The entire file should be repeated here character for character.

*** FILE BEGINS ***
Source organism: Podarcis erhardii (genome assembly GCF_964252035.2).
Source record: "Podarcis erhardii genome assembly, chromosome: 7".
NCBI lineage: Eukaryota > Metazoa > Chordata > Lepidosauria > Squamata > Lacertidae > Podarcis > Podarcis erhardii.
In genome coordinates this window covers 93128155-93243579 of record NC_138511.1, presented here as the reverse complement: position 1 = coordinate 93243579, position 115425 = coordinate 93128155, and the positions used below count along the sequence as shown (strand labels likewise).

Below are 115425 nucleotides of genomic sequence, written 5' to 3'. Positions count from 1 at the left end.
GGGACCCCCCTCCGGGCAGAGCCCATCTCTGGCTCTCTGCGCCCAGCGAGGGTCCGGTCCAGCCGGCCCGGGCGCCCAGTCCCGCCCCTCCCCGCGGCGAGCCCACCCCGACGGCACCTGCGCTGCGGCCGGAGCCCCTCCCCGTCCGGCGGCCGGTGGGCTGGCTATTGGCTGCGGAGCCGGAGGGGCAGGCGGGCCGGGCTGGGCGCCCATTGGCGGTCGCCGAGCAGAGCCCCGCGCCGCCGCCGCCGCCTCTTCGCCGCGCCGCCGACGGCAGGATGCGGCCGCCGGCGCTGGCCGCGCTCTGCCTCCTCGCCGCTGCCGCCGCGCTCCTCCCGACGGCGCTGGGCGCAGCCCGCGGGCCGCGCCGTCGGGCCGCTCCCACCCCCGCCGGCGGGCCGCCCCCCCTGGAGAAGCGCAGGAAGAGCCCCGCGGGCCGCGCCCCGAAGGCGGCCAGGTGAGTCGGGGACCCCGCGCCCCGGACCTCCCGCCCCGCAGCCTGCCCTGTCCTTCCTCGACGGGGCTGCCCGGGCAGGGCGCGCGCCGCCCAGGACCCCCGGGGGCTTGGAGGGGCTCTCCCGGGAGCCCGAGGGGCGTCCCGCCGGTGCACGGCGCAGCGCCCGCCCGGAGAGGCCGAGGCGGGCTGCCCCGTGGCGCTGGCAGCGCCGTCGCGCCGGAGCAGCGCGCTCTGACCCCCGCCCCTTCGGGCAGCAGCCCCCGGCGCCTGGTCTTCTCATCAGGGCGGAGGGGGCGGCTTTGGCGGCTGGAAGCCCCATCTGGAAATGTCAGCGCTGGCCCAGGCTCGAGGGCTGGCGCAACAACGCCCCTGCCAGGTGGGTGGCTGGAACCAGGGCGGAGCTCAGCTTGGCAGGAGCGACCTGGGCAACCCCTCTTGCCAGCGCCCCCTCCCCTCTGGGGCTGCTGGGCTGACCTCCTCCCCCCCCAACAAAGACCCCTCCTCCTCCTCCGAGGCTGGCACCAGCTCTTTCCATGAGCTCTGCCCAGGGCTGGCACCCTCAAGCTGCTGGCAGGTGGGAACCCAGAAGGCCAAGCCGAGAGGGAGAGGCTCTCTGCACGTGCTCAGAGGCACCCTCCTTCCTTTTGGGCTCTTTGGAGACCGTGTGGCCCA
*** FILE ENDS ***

Source organism: Podarcis erhardii (genome assembly GCF_964252035.2).
Source record: "Podarcis erhardii genome assembly, chromosome: 7".
NCBI lineage: Eukaryota > Metazoa > Chordata > Lepidosauria > Squamata > Lacertidae > Podarcis > Podarcis erhardii.
In genome coordinates this window covers 93128155-93243579 of record NC_138511.1, presented here as the reverse complement: position 1 = coordinate 93243579, position 115425 = coordinate 93128155, and the positions used below count along the sequence as shown (strand labels likewise).

Below are 115425 nucleotides of genomic sequence, written 5' to 3'. Positions count from 1 at the left end.
GGGACCCCCCTCCGGGCAGAGCCCATCTCTGGCTCTCTGCGCCCAGCGAGGGTCCGGTCCAGCCGGCCCGGGCGCCCAGTCCCGCCCCTCCCCGCGGCGAGCCCACCCCGACGGCACCTGCGCTGCGGCCGGAGCCCCTCCCCGTCCGGCGGCCGGTGGGCTGGCTATTGGCTGCGGAGCCGGAGGGGCAGGCGGGCCGGGCTGGGCGCCCATTGGCGGTCGCCGAGCAGAGCCCCGCGCCGCCGCCGCCGCCTCTTCGCCGCGCCGCCGACGGCAGGATGCGGCCGCCGGCGCTGGCCGCGCTCTGCCTCCTCGCCGCTGCCGCCGCGCTCCTCCCGACGGCGCTGGGCGCAGCCCGCGGGCCGCGCCGTCGGGCCGCTCCCACCCCCGCCGGCGGGCCGCCCCCCCTGGAGAAGCGCAGGAAGAGCCCCGCGGGCCGCGCCCCGAAGGCGGCCAGGTGAGTCGGGGACCCCGCGCCCCGGACCTCCCGCCCCGCAGCCTGCCCTGTCCTTCCTCGACGGGGCTGCCCGGGCAGGGCGCGCGCCGCCCAGGACCCCCGGGGGCTTGGAGGGGCTCTCCCGGGAGCCCGAGGGGCGTCCCGCCGGTGCACGGCGCAGCGCCCGCCCGGAGAGGCCGAGGCGGGCTGCCCCGTGGCGCTGGCAGCGCCGTCGCGCCGGAGCAGCGCGCTCTGACCCCCGCCCCTTCGGGCAGCAGCCCCCGGCGCCTGGTCTTCTCATCAGGGCGGAGGGGGCGGCTTTGGCGGCTGGAAGCCCCATCTGGAAATGTCAGCGCTGGCCCAGGCTCGAGGGCTGGCGCAACAACGCCCCTGCCAGGTGGGTGGCTGGAACCAGGGCGGAGCTCAGCTTGGCAGGAGCGACCTGGGCAACCCCTCTTGCCAGCGCCCCCTCCCCTCTGGGGCTGCTGGGCTGACCTCCTCCCCCCCCAACAAAGACCCCTCCTCCTCCTCCGAGGCTGGCACCAGCTCTTTCCATGAGCTCTGCCCAGGGCTGGCACCCTCAAGCTGCTGGCAGGTGGGAACCCAGAAGGCCAAGCCGAGAGGGAGAGGCTCTCTGCACGTGCTCAGAGGCACCCTCCTTCCTTTTGGGCTCTTTGGAGACCGTGTGGCCCA